Thursday, June 11, 2020

Compassion as the Key to Healing an Addicted Loved One

Beverly Engel is a world-renowned psychotherapist who has been offering healing insights on the issues of addiction and abuse for more than thirty-five years. A long-time advocate for survivors of sexual, physical, and emotional abuse, Engel is the author of over 20 books, including the bestsellers The Emotionally Abusive Relationship, The Right to Innocence, Healing Your Emotional Self, and It Wasn't Your Fault: Freeing Yourself from the Shame of Childhood Abuse with the Power of Self-Compassion.

I recently came across an online article that Beverly wrote in 2016. Entitled, “How Compassion Can Help You Support an Addicted Loved One,” I found this article to be very timely, helpful, and . . . well, compassionate. Following is an excerpt.

Many people have someone in their life who suffers from an addiction problem, whether it be dependence on drugs, alcohol, sex, gambling, shopping or some other form of addiction. Many have a partner who suffers from one of these addictions or a family member or friend who continually struggles with an activity or substance dependence. Relationships between substance dependent individuals and their partners, family members, and friends are typically considered not only painful but unsupportive and destructive. But this doesn’t have to be the case.

You may have been told that staying with a loved one who struggles with addiction means that you’re enabling their destructive behavior, that wanting to help a family member means you’re codependent, and the best thing for both of you is to walk away from the relationship entirely. But is this true?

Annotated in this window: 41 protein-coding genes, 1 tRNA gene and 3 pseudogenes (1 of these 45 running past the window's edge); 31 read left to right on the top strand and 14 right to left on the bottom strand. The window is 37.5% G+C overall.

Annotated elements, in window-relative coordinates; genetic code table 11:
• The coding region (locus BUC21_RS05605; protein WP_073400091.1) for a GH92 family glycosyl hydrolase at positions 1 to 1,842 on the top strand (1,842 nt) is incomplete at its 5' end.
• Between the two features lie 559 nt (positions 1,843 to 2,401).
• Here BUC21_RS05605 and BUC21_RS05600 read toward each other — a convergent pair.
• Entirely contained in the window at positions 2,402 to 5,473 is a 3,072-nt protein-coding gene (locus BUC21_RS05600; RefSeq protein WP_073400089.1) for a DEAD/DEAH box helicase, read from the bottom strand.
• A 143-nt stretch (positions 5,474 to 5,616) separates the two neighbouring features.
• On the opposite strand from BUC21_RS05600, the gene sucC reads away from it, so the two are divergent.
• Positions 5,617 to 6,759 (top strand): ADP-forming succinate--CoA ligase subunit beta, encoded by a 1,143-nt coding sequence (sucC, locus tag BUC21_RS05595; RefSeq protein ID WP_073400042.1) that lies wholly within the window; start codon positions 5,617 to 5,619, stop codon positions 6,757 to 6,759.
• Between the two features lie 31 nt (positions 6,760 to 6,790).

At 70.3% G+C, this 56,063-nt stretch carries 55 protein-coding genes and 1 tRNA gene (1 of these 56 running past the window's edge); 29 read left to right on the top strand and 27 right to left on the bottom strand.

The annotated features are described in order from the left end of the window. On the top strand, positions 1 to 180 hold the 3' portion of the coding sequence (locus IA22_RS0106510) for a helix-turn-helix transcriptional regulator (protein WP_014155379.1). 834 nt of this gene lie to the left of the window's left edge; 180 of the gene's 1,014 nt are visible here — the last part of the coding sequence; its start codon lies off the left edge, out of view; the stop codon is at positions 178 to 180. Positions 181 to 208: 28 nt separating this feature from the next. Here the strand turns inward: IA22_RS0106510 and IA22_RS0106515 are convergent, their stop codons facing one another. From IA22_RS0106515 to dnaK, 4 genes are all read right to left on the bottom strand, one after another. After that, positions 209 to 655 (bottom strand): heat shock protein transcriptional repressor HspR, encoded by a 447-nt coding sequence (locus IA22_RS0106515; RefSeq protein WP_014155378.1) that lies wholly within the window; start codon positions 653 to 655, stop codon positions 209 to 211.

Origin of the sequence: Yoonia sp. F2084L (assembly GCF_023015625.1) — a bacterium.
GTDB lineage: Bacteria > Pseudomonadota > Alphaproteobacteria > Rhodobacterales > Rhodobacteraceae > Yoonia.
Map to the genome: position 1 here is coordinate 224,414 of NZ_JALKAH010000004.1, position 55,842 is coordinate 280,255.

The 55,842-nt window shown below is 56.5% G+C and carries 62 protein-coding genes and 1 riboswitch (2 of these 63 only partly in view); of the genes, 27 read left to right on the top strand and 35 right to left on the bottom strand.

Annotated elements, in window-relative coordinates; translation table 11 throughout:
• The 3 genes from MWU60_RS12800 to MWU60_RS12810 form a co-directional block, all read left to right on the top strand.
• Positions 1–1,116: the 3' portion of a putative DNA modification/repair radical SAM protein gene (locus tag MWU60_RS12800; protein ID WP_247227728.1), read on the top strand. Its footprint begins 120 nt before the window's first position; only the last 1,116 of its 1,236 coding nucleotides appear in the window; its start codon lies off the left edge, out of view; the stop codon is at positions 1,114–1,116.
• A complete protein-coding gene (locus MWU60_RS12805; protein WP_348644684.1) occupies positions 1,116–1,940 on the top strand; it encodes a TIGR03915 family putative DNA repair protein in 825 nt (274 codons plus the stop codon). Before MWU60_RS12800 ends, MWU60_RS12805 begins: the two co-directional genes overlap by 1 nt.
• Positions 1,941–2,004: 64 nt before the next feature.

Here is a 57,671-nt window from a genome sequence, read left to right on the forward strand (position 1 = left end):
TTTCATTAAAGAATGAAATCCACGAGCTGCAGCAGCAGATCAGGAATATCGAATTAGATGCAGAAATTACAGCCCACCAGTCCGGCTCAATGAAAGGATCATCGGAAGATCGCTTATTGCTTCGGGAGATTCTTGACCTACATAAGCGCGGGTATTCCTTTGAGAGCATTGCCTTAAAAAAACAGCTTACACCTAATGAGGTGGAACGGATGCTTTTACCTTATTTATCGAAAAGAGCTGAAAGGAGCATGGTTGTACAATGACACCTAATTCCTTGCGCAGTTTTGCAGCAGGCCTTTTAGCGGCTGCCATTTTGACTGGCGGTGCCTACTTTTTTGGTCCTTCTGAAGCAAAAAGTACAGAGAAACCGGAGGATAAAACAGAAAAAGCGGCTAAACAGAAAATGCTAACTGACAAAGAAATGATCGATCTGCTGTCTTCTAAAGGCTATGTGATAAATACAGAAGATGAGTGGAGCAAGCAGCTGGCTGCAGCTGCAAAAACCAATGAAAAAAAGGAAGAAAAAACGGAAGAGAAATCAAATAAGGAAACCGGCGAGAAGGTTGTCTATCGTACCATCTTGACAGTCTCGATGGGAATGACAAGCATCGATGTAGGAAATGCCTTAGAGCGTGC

. . . [It may have been said to you] that the best way to help your substance dependent loved one is not to help. [Instead, you may have been told] to “detach with love” or to practice “tough love.” You worry about doing anything nice for our loved one for fear of “enabling” their destructive behavior. But contrary to these admonishments research has shown that loved ones of those who are substance dependent can actually play an important role in helping their partner to change.

Today many experts are recommending that partners and families [and close friends] become involved with the recovery process. And contrary to the popular fallacy that “you can’t help an alcoholic until he wants help,” families, partners, and friends are now being encouraged to do what they can to help their partner reach out for help. For example, Debra Jay, interventionist, lecturer, and co-author with her husband, Jeff Jay, of the book, Love First: A Family’s Guide to Intervention, stated, “I call that an ‘action stopping’ [fallacy]. It says you can’t help an alcoholic until he wants help. So that’s it for families: Step back and let the addiction run through your family like a freight train. There’s nothing you can do. Well, it’s a completely different story when you say, “If you can’t help an alcoholic until he wants help, what will get him to want help? You see, now I’m thinking differently. Now that opens up the door to possibility. Now I can start looking for solutions and answers.”